Compared to Judge Brisack's denial rate of 83.6 percent, nationally during this same period, immigration court judges denied 52.8 percent of asylum claims. In the Houston Immigration Court where Judge Brisack was based, judges there denied asylum 87.1 percent of the time.  

Compared to Judge Powell's denial rate of 78.8 percent, nationally during this same period, immigration court judges denied 52.8 percent of asylum claims. In the Los Fresnos Immigration Court where Judge Powell was based, judges there denied asylum 77.4 percent of the time. 

Brisack is currently working at the non-detained Houston immigration court.  TRAC says Powell was at Los Fresnos (Port Isabel) in 2017, but EOIR's list of IJs there now omits him.

The closing of the current Houston detained court alongside a transfer of its operations to an expanded GEO facility in Conroe, Texas, about 45 minutes north, will create an enormous burden on attorneys based in Houston, and thus mean more costly and less accessible representation.


When observing with Northwestern students the detained hearings at Houston for three days in June, I heard from guards and other officials that CCA's contract with ICE was lapsing and it would operate its prison under a new contract with the U.S. Marshals.  There was a lot of fuzziness and I figured it would be helpful to have a sense of exactly who was going where and when, so I filed a records request, the results of which are above.

Also while in Houston, I was told that the new facility will incarcerate people who are now held in Houston CCA as well as the Livingston, Polk County jail, and that Polk County, under attack by civil rights groups for a decade, will discontinue its ICE contracts and subcontracts with MTC, a firm that has a horrifying track record, including riots and forced labor at the Livingstone facility.  At the time we were there, Polk County was the site of grisly outbreaks of infectious diseases and people missed hearings because they were in quarantine.  (I'm waiting for ICE's response to my requests for the reports on this, a FOIA case that is now in litigation.)

I also heard an account that the facility, run by a firm that is the country's third largest private prison operator, was returning to plantation slavery and driving folks held there, most of whom seemed to be long-term U.S. residents, to pick crops.  Someone whose hearing I observed reported to me that he was taken on a bus about 90 minutes away from the facility to work on a farm.  He reported that he and others detained at Polk County spent the day picking fruit and vegetables and collecting eggs.  He further reported that they were taken there on a bus at six a.m. and returned around 5 p.m., and that their pay was $1.  He was horrified and said that he did this just one day. 

I shared this lead with a reporter who was unable to find additional information, so I figured I'd report it here.  (If someone wants to be a whistle blower, let me know! jackiestevens AT

The new court replacing the one in the Houston Processing Center will be called the Montgomery Processing Center (MPC) and will be handling people detained at Joe Corley, in Conroe, and also the new facility adjacent to it, also owned GEO.

Google map satellite view of GEO's Joe Corley Detention Facility and new Montgomery Processing Center,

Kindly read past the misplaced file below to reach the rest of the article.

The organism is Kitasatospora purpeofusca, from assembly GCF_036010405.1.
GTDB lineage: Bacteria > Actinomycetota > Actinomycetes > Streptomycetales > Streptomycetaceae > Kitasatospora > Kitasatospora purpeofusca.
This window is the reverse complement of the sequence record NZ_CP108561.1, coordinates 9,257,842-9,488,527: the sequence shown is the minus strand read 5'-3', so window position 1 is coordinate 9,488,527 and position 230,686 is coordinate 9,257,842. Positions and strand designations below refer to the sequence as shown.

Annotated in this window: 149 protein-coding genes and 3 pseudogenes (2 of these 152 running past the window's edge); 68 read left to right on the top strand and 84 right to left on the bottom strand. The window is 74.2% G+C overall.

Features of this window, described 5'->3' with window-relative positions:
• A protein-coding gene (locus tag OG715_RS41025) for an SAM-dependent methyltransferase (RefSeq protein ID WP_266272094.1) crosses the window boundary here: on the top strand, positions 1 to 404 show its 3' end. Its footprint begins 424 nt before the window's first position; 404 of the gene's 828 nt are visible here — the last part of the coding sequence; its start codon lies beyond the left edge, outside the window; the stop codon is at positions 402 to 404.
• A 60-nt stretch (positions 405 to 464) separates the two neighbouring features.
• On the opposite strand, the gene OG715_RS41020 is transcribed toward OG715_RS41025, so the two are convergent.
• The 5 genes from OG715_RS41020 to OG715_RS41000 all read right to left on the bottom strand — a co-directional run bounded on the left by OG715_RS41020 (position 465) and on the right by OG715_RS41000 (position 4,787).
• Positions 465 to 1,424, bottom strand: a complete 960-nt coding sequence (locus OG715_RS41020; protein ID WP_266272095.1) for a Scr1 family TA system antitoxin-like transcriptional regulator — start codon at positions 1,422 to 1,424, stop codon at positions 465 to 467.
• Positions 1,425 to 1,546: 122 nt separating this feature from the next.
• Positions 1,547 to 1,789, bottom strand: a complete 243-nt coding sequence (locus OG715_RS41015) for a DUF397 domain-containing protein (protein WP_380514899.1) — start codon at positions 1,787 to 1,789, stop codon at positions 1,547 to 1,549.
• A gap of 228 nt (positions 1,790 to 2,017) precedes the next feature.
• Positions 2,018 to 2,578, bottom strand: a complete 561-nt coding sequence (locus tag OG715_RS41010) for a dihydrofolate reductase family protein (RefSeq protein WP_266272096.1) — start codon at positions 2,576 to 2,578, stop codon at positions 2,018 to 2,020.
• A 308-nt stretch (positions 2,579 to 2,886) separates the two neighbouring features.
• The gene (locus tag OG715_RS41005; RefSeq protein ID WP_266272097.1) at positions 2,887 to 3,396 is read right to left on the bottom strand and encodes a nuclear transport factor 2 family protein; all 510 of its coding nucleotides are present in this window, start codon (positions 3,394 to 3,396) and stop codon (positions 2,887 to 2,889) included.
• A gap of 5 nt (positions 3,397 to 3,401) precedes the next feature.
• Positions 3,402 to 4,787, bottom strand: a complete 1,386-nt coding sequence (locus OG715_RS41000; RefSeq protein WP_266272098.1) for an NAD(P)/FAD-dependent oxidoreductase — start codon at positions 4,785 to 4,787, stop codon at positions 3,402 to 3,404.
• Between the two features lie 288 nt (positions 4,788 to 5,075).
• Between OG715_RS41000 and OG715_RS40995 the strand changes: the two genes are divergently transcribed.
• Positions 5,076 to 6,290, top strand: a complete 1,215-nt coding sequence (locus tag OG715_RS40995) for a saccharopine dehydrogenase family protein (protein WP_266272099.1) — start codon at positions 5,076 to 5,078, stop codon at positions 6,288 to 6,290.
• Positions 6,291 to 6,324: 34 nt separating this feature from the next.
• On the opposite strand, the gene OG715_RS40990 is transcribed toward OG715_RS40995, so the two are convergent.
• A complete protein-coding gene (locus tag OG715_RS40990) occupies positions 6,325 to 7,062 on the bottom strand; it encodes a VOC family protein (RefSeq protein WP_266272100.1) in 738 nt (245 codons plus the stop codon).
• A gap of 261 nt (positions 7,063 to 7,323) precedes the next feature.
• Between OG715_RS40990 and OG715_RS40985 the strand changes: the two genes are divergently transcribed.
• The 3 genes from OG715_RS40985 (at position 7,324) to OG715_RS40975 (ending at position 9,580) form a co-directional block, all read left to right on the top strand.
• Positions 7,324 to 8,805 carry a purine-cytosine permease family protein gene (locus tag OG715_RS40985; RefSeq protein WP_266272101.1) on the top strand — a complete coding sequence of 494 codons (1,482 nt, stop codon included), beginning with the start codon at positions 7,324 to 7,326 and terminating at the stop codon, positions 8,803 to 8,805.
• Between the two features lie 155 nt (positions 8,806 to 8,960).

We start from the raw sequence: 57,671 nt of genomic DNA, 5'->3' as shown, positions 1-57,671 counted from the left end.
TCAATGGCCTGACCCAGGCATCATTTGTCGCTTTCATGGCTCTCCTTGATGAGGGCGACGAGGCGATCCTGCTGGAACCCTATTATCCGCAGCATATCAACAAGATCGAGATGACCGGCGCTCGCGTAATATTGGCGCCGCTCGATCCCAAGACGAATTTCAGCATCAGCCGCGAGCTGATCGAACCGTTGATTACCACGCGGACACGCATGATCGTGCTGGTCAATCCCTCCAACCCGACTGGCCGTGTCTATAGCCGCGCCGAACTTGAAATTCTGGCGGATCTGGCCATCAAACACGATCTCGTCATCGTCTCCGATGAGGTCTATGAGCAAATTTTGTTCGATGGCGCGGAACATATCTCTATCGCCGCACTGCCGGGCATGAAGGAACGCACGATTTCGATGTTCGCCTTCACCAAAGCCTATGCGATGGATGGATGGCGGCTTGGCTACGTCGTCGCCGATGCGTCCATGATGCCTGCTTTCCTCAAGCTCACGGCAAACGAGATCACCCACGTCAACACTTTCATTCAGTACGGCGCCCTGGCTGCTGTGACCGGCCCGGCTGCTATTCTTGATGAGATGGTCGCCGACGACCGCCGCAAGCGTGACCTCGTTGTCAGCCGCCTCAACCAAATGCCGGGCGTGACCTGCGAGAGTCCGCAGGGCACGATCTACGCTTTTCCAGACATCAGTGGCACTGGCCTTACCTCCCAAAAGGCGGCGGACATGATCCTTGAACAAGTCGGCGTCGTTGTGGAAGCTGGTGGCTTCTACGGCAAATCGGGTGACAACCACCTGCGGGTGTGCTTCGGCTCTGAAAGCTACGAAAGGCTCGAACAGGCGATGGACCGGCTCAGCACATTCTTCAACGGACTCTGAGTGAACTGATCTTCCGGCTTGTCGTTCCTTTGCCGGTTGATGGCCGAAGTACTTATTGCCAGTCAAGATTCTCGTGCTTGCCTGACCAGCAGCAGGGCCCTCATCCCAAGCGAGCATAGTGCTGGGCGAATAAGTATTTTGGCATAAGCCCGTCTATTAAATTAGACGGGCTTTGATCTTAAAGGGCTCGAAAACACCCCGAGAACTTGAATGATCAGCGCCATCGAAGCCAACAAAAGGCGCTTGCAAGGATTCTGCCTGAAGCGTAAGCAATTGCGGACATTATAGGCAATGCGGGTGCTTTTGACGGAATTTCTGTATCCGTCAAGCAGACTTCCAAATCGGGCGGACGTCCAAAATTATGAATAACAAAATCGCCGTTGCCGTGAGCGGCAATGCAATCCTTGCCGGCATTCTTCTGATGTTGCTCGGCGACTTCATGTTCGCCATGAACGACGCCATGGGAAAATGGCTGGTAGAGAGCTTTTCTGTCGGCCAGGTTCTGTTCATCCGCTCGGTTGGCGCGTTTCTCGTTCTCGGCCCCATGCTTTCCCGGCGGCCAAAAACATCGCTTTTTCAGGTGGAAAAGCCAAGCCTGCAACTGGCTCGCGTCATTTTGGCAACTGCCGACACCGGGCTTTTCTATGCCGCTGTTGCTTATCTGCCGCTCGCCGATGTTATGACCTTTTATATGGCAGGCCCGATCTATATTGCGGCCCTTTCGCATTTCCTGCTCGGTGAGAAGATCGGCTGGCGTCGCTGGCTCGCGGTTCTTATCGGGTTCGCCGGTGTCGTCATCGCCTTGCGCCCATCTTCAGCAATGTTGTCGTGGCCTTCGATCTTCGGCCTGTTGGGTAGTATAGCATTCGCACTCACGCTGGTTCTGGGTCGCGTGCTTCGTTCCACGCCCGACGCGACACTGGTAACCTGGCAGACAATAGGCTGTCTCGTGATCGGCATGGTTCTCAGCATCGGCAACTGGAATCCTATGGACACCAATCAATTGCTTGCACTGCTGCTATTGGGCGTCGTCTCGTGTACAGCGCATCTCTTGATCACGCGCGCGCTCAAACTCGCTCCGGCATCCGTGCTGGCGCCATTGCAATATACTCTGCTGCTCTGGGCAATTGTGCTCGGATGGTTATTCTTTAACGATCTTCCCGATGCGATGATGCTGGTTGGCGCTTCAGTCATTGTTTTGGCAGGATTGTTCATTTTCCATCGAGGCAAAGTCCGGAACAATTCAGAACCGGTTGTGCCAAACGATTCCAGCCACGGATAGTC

W. Cartwright Rd, Highway 336, Conroe, Texas
There is a row of prisons on a dead-end street alongside a highway, including one for people with mental disabilities.  When students and I walked around to inspect the mammoth GEO facility under construction -- it was around 6:30 pm and the site was active -- we saw through a modest cage around a small yard people in white uniforms at the adjacent jail.  They were walking silently, slowly in circles at dusk.  The scene would send shivers down the spine of anyone with a calendar for 2018. The bulldozers in the construction site were awaiting the next morning's orders to shift earth to make way for a new building where clerks, guards, attorneys, immigration judges, and those whose bad luck of birth made them a "case" and removed them from society will all together spend endless, pointless days in concrete tombs for zombies.  In the name of law, we lock ourselves up by edicts, a point Lon Fuller made when he explained the validity of war crime trials for Nazi officials.  (The eight criteria for the rule of law inevitably go unmet in the exercise of national sovereignty.)  In the name of rationality, there is only madness, stupidity, and dollars for those too craven for shame and justice.

Tuesday, September 18, 2018

How Many Errors are in this Graphic on U.S. Citizens in ICE Custody Published in the Los Angeles Times?

A few days ago a reporter from the Los Angeles Times reminded me of what journalism looks like when it works.  And that reminded me of what it looks like when undertaken by his colleagues Paige St. John and Joel Rubin.  Their article makes bogus claims about ICE reviews of claims of U.S. citizenship and announces breaking news on immigration court adjournments of cases of U.S. citizens that another reporter broke eight months earlier.

My analysis of their article and some new information from ICE attorneys reviewing claims of U.S. citizenship is here.

The primary audiences for this are the Los Angeles Times editor, journalists covering deportation, and folks interested in operational information on how ICE reviews claims of U.S. citizenship.

Thursday, July 12, 2018

ICE Turning U.S. Citizens Over to DHHS? Are Those under Five of "Unknown Parentage" U.S. Citizens?

A reporter from Buzzfeed, Amber Jamieson, brought to my attention a passage from today's Declaration indicating that at least one U.S. citizen may be in the custody of Department of Health and Human Services.

Her article states:
A child under the age of 5 remains detained by the federal government after being separated from their parent at the US–Mexico border more than a year ago, even though they may be US citizens [sic].
8 CFR 1240.8 says that burden on the government to prove by "clear and convincing evidence" that someone put into removal proceedings is indeed an alien.